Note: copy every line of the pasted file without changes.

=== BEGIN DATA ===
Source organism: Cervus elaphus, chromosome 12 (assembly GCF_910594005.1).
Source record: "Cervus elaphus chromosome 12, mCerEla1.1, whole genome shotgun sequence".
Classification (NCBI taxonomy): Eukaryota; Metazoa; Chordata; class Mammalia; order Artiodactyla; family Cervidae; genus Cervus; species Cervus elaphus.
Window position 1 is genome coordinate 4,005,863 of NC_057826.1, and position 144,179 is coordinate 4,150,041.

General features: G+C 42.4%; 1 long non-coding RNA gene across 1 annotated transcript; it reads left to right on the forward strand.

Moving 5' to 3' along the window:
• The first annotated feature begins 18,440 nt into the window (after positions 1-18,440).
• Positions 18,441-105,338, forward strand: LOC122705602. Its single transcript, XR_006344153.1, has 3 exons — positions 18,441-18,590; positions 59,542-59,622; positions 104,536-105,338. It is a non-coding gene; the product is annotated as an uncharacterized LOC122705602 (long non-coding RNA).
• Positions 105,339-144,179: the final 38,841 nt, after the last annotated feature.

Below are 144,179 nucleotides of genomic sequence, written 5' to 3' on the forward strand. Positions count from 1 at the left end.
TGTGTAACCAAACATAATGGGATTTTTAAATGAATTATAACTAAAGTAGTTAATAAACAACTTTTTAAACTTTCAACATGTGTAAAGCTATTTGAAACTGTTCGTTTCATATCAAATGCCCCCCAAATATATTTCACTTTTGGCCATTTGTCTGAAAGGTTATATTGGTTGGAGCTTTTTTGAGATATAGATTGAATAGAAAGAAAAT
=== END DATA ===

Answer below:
Source organism: Cervus elaphus, chromosome 12 (assembly GCF_910594005.1).
Source record: "Cervus elaphus chromosome 12, mCerEla1.1, whole genome shotgun sequence".
Classification (NCBI taxonomy): Eukaryota; Metazoa; Chordata; class Mammalia; order Artiodactyla; family Cervidae; genus Cervus; species Cervus elaphus.
Window position 1 is genome coordinate 4,005,863 of NC_057826.1, and position 144,179 is coordinate 4,150,041.

General features: G+C 42.4%; 1 long non-coding RNA gene across 1 annotated transcript; it reads left to right on the forward strand.

Moving 5' to 3' along the window:
• The first annotated feature begins 18,440 nt into the window (after positions 1-18,440).
• Positions 18,441-105,338, forward strand: LOC122705602. Its single transcript, XR_006344153.1, has 3 exons — positions 18,441-18,590; positions 59,542-59,622; positions 104,536-105,338. It is a non-coding gene; the product is annotated as an uncharacterized LOC122705602 (long non-coding RNA).
• Positions 105,339-144,179: the final 38,841 nt, after the last annotated feature.

Below are 144,179 nucleotides of genomic sequence, written 5' to 3' on the forward strand. Positions count from 1 at the left end.
TGTGTAACCAAACATAATGGGATTTTTAAATGAATTATAACTAAAGTAGTTAATAAACAACTTTTTAAACTTTCAACATGTGTAAAGCTATTTGAAACTGTTCGTTTCATATCAAATGCCCCCCAAATATATTTCACTTTTGGCCATTTGTCTGAAAGGTTATATTGGTTGGAGCTTTTTTGAGATATAGATTGAATAGAAAGAAAAT